DALLAS — Blaming Colorado for the nation’s drug problem is absurd, and heckling an innocent kid over his state’s political policies is cruel, which is why Mike Jeffcoat is out of a job.
The former major-league relief pitcher was fired as head baseball coach at Fort Worth’s Texas Wesleyan University after he sent a bizarre response to a high school senior in Aurora, Colo., who had expressed respectful interest in the program.
“We are not recruiting players from the state of Colorado,” Jeffcoat e-mailed 18-year-old Gavin Bell. “In the past, players have had trouble passing our drug test. We have made a decision to not take a chance on student-athletes from your state. You can thank your liberal politicians. Best of luck wherever you decide to play.”
The reference was clearly to Colorado’s liberal marijuana laws, which permit legal sales and possession of cannabis products. To date, 19 states have legalized marijuana for medical or recreational use.
Bell shared this startling message with his coaches and teachers, and the exchange went viral. TWU authorities fired Bell, making him approximately the 100 millionth American to learn the hard way that foolish or offensive e-mails and social media posts will come back to bite you.
TWU President Fred Slabach announced at a news conference that Jeffcoat “is no longer an employee … due to the discriminatory remarks contained in an email to a potential recruit from the state of Colorado,” as well as to an unrelated possible violation of player eligibility rules.
“My intention wasn’t trying to get this guy fired,” said Gavin, who really does seem like an awfully nice kid, in an interview with a Denver television station. “My intention was just to try to play baseball.”
TWU didn’t respond when I e-mailed to ask whether it really has had an abundance of Colorado recruits flunking drug tests. They’re justifiably ready for this viral episode to exhaust its 15 minutes; Coloradans and their “liberal politicians” will no doubt make a full recovery as well.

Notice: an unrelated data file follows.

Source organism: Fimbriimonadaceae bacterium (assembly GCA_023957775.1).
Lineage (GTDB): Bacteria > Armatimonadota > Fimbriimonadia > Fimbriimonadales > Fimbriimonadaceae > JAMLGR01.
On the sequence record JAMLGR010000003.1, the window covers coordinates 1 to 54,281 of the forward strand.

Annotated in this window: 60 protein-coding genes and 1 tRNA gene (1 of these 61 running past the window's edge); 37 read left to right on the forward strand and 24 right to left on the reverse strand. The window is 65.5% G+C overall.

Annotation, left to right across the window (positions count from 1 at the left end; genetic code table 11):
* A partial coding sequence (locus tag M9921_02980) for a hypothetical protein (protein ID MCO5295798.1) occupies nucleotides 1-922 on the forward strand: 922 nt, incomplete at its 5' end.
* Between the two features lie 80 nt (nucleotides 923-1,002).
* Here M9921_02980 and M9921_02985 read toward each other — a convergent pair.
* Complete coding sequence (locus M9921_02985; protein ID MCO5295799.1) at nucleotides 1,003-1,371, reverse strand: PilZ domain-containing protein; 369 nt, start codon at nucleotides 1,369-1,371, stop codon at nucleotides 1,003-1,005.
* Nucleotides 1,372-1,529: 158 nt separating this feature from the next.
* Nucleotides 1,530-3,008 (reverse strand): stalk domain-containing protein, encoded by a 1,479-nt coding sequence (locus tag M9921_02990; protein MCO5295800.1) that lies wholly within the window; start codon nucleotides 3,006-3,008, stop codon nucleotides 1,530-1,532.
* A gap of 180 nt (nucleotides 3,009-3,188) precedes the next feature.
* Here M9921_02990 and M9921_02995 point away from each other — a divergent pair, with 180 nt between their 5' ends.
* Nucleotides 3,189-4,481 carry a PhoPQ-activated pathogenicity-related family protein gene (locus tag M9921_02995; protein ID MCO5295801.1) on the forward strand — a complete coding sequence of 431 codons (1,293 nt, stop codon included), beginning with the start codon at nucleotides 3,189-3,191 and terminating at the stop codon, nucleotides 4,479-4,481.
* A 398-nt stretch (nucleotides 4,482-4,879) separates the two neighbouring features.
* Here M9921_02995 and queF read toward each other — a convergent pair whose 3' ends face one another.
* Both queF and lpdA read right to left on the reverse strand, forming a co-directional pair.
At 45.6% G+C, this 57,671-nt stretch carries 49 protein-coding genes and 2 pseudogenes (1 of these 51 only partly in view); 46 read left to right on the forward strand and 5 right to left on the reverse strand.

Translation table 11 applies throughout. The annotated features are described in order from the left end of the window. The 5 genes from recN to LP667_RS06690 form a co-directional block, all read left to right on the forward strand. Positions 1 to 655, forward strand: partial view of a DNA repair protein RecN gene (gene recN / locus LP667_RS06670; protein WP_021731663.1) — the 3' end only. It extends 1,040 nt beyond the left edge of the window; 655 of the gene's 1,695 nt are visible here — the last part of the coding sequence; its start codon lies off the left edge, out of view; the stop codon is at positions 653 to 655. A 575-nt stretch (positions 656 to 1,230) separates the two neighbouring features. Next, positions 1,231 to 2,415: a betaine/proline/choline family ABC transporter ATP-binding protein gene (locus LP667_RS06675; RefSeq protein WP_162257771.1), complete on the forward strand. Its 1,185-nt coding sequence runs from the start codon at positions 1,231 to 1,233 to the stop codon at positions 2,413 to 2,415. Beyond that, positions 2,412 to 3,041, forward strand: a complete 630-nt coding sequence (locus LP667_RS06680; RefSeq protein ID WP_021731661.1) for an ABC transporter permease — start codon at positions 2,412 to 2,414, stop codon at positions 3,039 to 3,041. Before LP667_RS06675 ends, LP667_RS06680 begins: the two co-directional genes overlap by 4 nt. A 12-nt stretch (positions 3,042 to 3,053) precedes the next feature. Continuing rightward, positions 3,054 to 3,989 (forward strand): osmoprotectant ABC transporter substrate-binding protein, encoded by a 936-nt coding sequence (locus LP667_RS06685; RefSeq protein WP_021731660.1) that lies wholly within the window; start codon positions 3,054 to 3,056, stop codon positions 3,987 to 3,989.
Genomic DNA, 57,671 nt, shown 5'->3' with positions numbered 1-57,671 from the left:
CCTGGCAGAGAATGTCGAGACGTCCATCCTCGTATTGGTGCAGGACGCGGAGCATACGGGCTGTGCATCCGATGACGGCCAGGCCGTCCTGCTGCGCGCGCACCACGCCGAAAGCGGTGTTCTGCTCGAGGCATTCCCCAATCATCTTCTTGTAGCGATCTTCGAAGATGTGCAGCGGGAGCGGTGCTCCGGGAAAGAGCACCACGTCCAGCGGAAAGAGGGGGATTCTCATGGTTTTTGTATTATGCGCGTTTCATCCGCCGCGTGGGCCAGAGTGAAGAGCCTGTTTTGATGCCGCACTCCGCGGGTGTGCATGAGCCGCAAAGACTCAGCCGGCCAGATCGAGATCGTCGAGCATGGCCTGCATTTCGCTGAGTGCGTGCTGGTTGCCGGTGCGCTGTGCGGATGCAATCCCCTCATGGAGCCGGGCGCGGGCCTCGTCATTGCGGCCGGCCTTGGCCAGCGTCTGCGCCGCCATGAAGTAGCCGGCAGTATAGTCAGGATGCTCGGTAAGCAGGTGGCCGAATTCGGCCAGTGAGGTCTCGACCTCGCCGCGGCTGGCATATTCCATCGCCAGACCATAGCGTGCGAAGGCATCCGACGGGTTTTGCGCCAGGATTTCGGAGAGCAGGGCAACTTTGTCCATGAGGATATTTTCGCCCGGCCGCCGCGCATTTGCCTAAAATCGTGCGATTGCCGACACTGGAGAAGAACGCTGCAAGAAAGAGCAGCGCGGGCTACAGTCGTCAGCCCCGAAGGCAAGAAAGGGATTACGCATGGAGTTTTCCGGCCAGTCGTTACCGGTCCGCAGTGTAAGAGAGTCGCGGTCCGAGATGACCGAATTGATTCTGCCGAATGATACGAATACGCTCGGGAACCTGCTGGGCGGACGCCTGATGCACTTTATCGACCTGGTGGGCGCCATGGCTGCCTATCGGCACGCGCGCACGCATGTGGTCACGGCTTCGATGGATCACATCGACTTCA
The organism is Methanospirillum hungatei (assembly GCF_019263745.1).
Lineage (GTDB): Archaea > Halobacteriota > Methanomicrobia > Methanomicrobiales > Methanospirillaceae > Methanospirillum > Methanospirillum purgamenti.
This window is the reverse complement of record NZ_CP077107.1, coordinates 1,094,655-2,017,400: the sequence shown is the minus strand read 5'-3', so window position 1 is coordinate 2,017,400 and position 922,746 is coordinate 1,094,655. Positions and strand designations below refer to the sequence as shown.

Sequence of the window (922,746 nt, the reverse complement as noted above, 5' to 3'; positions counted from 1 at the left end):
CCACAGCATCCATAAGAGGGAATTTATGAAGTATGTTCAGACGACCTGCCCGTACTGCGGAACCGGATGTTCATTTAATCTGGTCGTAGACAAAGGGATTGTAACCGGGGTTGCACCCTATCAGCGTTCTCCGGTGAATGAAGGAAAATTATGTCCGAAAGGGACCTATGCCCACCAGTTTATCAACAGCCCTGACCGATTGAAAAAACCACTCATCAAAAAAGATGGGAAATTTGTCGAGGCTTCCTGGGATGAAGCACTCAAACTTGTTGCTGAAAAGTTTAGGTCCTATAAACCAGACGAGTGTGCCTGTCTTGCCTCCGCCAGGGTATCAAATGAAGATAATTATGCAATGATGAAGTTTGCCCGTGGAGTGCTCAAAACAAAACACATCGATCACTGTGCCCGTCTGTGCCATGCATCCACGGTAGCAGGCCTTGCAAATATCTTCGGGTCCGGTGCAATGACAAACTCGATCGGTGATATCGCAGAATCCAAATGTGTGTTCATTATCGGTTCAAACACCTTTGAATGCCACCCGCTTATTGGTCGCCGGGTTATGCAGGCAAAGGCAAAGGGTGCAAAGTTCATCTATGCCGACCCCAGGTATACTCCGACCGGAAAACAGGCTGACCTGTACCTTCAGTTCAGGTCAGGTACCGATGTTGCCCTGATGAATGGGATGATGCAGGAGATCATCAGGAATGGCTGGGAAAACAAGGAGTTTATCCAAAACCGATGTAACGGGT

What really struck me about the Jeffcoat imbroglio, though, was that it illustrates our utter inability to understand or address our nation’s deeply destructive drug problem.
Perhaps it’s because the scourge is so widespread that no one in authority can seem to get beyond the margins, obsessing on one sub-issue at a time. While we have all been hyper-focused on opioid addictions to prescription painkillers and street drugs, there has reportedly been a furious resurgence in the prevalence of methamphetamines.
While this country wages war on south-of-the-border cartels, cheap new synthetics are pouring in from underground labs in China. While we bicker over whether Grandpa should be able to buy pot brownies to relieve his sciatica, legions of Americans know how to obtain illegal and unregulated drugs with the ease of buying a candy bar. We recognize the futility of imprisoning people for simple drug offenses, but we’re chronically short of treatment options.
We waste millions on testing employees in every sector for minor marijuana use. Yet some industries say they’re recruiting refugees from other countries because too many U.S. citizens flunk screenings for deadly drugs like heroin and meth.
We just don’t have enough fingers to poke in all these holes. And we lack a sense of proportion about which problems demand the most urgency. I’m no expert, but I doubt Colorado’s pot policy ranks at the top of the list.
It should be noted that Jeffcoat’s perspective might cost him some seriously valuable recruits. If current-day MLB greats Kris Bryant, Bryce Harper or Joey Gallo were just starting out today, Jeffcoat would give them a pass: All three are from Nevada, which allows recreational marijuana use. Washington, Colorado, Oregon and other states manage to balance legalized pot with valuable professional sports franchises and robust college programs.
Reducing drug use to a simple binomial screening test — yes or no, pass or fail — completely ignores the complexities of this issue: which substances we can or cannot trust adults to use responsibly; why some treatments methods are more effective than others; the money involved in illegal drug sales; our inconsistent attitude toward alcohol and other intoxicants.
Most of all, we are getting nowhere on addressing the biggest question of all: Why do so many Americans crave escape from their everyday lives? That’s the question that underlies every overdose death, every cartel murder, every crooked doctor rung up for running a pill mill.
These are hard issues, and its sometimes seems that we — all of us, media included — do little besides talking in circles.
Drugs, in this country, have become as intractable and complex an issue as guns. Examining either through a lens of politics, rather than science or social policy or plain good sense, makes it all so much worse. And it leads some people, like the unfortunate former baseball coach, to make fools of themselves.
There are lot of reasons drugs are an appalling scourge affecting everyone from gang-plagued urban neighborhoods to desperate small towns where the good jobs are all gone and, yes, to athletes.
But I think we can let Colorado off the hook.
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